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What's in a (domain) name? Some serious cash.

At least 100 domain names sold for more than $100,000 last year.

By Staff writer of The Christian Science Monitor / February 7, 2008

Jacob Turcottte

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Candy.com is not a particularly attractive site; experienced Web surfers would probably move on to a different page after first glance. The site is not backed by any major confectionery companies; in fact, it doesn't even sell desserts.

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The only thing going for Candy.com is its wonderfully generic Web address – one so simple that it was appraised last week for about $2 million. Rick Schwartz, the entrepreneur who owns the site, says he's holding out for more.

While America's housing market slumps, sales of domain names, the real estate of the Internet, climbed 60 percent last year. More than 100 reported domain sales exceeded the $100,000 mark in 2007 – up from 70 the year before. And last May, an adult-themed domain sold for $9.5 million.

This fourth consecutive year of growth shows few signs of slowing, as venture capital and new investors invade the scene.

The surge of new money into the do­­main market signals a broader acceptance of what many Web entrepreneurs have thought for years: Web companies come and go – but as long as there's an Internet, there will be value in generic domain names.

The philosophy is built on the idea of "direct navigation." Most people rely on Internet search engines such as Google or Yahoo to connect them to what they're looking for online. But about 15 percent of Web surfers – often new users – type terms directly into the address bar and add ".com" to the end, says Ron Jackson, editor and publisher of DN Journal, which covers the domain market. So, if these users are shopping for candy, they'll probably head to Mr. Schwartz's Candy.com.

"There's inherent value in those generic names," says Mr. Jackson. "There's a certain number of people coming to your site every day, people that you didn't advertise to. They simply wandered right to you."

Candy.com attracts 1,500 visitors a day, says Schwartz, and 99 percent arrive via "direct navigation." The actual site is little more than a rudimentary layout of milk-chocolate brown and bubble-gum pink with some automated ads thrown in, but he earns tens of thousands of dollars a year from those pay-per-click advertisements.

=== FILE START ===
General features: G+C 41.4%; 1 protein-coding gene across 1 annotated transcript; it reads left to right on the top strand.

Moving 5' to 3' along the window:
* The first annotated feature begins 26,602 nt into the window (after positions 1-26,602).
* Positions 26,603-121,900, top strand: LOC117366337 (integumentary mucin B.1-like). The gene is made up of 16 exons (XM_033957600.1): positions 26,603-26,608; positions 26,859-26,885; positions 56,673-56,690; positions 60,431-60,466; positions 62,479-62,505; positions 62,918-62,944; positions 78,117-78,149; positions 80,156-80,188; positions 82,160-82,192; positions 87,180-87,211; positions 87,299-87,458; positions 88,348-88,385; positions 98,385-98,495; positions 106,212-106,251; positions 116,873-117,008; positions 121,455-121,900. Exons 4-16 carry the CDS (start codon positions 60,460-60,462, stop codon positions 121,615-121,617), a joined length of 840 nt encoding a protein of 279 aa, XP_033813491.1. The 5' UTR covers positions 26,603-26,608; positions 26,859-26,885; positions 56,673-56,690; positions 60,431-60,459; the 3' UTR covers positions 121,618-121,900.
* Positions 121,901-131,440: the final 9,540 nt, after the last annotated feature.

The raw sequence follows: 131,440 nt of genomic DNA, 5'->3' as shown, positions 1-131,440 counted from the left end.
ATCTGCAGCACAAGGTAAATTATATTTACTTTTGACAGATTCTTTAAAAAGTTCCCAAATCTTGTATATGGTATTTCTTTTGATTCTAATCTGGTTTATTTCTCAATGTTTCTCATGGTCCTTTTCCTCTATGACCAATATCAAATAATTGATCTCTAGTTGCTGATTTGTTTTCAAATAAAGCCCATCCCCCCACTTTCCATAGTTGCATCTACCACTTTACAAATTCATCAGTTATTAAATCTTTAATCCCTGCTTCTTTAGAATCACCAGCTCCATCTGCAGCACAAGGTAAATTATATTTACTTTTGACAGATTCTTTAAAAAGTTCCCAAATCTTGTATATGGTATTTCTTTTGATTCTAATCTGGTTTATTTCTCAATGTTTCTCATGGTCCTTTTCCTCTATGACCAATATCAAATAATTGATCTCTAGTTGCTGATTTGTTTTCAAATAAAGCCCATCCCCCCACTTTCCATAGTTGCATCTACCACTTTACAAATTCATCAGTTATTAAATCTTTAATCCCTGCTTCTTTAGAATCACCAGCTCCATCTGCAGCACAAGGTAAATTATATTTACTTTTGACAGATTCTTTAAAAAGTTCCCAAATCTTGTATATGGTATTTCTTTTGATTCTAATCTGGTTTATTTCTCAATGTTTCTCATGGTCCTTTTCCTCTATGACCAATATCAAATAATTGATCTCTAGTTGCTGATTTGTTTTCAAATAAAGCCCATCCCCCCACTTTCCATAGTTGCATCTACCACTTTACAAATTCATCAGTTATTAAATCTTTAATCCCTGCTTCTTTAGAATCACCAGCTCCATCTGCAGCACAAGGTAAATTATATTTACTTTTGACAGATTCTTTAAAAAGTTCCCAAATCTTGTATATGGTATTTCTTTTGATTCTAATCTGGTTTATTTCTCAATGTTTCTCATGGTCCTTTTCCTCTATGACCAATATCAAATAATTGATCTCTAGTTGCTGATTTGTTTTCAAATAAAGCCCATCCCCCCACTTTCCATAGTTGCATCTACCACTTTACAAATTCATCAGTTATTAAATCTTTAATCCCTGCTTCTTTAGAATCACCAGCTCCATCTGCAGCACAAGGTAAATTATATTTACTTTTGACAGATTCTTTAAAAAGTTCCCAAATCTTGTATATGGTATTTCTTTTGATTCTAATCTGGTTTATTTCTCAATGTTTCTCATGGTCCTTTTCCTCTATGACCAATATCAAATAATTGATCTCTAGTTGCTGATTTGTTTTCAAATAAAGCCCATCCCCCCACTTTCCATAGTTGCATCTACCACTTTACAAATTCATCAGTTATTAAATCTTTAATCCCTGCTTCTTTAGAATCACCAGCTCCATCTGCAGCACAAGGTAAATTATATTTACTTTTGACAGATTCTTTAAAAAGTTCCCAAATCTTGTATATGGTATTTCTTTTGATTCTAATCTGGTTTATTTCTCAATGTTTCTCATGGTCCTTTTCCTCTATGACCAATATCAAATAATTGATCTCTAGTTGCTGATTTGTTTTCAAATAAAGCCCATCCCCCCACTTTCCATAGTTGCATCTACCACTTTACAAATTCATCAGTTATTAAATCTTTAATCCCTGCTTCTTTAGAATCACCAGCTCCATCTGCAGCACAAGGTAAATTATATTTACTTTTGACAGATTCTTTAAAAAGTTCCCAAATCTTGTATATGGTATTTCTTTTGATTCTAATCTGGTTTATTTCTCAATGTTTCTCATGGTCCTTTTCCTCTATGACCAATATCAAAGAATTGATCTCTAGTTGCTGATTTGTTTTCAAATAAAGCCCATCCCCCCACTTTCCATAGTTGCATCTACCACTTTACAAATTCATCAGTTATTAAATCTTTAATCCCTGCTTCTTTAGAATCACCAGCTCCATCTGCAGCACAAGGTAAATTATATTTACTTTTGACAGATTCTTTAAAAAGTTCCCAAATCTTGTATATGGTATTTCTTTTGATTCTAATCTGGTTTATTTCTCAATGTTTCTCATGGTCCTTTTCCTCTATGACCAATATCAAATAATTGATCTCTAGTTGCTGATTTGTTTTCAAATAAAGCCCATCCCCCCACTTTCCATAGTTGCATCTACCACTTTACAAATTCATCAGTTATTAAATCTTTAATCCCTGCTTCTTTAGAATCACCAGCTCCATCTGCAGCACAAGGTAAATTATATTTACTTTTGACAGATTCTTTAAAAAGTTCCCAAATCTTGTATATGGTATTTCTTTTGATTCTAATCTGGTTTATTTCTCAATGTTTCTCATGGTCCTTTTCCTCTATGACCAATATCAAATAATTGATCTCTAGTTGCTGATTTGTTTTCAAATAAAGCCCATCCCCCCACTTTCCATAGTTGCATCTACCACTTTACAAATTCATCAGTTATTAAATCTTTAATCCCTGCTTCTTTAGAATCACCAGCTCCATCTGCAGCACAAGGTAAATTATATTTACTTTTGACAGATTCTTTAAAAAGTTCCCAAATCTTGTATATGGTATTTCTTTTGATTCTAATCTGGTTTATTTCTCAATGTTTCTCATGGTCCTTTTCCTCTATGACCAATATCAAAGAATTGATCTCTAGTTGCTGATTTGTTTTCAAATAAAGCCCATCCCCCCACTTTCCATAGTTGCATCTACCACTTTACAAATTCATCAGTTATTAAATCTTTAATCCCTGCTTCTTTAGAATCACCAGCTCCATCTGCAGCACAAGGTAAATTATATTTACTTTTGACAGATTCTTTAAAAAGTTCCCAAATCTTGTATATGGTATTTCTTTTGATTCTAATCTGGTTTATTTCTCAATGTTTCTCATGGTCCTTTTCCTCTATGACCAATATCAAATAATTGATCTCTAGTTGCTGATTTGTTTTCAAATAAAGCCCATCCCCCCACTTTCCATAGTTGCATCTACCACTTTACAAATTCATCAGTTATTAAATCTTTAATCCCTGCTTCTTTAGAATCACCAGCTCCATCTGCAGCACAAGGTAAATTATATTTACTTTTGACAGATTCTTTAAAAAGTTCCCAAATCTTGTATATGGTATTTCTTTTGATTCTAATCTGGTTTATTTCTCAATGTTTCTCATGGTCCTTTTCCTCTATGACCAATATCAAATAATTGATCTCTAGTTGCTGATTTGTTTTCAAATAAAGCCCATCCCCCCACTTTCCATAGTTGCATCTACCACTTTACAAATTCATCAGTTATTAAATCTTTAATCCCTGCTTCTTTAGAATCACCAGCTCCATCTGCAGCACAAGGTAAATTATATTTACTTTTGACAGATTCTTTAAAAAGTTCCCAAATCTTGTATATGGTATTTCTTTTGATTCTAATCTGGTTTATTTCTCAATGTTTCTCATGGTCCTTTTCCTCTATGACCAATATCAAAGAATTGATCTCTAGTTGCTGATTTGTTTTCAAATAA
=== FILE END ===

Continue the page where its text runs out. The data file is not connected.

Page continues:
Slowly, investors are starting to catch on. And the purchase of domains by private investment groups is changing the market.

The early dotcom rush

In the mid-1990s, "lone rangers" lassoed many of the great generic Web addresses and ruled the secondhand market for years, says Jackson. Small companies, often built around one guy, would amass thousands of domains. They were a seclusive bunch, happy to hoard domain names quietly and sell only when the price was right.

Most of the venture capital at the time went to Web companies. But when the dotcom bubble burst in 2001, websites that were once valued at millions of dollars became worthless. Yet Web addresses retained much of their value.

"Beachfront property is still beachfront property, regardless of what house or store sits on top of it," says Rob Sequin, who entered the market in 1999 and now owns about 1,500 Web addresses. "And the beauty of domains is that you don't need to paint them, or maintain them, or pay taxes on them."

By 2003, Web address sales once again broke $1 million. Mr. Sequin says that's the first year he could consider domain trading to be a full-time job.

This time, major investors started paying attention.

Online advertising company Marchex kicked off the trend in November 2004, when it paid $164 million for a portfolio of more than 100,000 generic domain names.The sale was a surprise to many, says Jackson. But most outside investors were still skeptical.

Domain buyers aren't purchasing a business or a loyal audience. They're often buying empty lots. This puzzled many venture capitalists, he says.